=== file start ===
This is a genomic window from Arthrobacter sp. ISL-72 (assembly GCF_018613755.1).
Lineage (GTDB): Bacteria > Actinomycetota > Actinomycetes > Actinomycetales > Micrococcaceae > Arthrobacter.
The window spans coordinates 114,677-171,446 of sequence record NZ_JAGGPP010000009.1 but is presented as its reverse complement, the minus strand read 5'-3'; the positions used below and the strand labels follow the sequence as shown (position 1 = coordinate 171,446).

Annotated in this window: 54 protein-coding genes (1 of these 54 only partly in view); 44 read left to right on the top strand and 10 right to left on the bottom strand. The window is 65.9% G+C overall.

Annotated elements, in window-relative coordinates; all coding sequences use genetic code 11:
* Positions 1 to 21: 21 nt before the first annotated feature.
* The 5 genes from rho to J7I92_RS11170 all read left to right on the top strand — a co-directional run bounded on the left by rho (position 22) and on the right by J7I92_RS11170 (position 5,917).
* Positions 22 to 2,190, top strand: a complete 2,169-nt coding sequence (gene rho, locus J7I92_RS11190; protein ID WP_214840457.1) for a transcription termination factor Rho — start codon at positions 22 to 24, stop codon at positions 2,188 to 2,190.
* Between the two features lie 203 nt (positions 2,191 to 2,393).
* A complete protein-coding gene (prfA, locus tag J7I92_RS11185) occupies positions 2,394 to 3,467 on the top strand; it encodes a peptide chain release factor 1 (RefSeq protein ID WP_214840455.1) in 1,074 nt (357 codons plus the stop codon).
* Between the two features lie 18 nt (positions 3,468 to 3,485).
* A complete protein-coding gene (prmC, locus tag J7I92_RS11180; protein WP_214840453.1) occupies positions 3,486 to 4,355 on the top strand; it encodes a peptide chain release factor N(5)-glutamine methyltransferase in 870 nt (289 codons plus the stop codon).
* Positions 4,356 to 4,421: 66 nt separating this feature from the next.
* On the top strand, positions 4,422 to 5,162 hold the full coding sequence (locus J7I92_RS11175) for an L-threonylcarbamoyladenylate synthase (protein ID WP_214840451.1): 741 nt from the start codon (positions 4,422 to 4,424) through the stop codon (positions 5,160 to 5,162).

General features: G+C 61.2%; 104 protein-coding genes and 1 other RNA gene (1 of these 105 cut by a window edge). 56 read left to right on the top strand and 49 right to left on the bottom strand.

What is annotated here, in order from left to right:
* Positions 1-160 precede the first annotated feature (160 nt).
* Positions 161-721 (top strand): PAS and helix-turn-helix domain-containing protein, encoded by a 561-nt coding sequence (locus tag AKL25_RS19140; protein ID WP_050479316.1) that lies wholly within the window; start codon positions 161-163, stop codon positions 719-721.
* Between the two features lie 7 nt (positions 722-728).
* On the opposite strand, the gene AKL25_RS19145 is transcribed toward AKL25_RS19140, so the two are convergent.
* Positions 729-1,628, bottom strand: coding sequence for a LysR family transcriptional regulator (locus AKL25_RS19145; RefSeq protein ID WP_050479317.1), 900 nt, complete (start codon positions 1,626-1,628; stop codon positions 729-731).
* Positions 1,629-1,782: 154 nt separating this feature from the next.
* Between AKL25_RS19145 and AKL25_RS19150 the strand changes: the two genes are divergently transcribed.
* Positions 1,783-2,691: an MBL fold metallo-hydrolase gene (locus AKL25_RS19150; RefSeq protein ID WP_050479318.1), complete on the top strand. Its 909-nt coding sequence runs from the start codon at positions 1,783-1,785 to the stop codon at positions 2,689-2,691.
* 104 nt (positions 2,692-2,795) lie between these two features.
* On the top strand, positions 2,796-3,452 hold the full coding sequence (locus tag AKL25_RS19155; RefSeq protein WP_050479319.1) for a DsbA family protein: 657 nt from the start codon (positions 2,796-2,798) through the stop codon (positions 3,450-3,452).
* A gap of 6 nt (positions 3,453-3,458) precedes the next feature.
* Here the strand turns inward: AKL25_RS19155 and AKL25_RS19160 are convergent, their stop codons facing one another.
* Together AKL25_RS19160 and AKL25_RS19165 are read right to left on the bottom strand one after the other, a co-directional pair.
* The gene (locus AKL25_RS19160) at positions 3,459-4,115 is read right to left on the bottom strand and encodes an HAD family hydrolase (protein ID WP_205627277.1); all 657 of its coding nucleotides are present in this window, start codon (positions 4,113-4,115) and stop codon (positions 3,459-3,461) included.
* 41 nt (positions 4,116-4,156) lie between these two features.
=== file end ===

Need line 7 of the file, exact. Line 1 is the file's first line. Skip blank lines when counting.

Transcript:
* The 5 genes from rho to J7I92_RS11170 all read left to right on the top strand — a co-directional run bounded on the left by rho (position 22) and on the right by J7I92_RS11170 (position 5,917).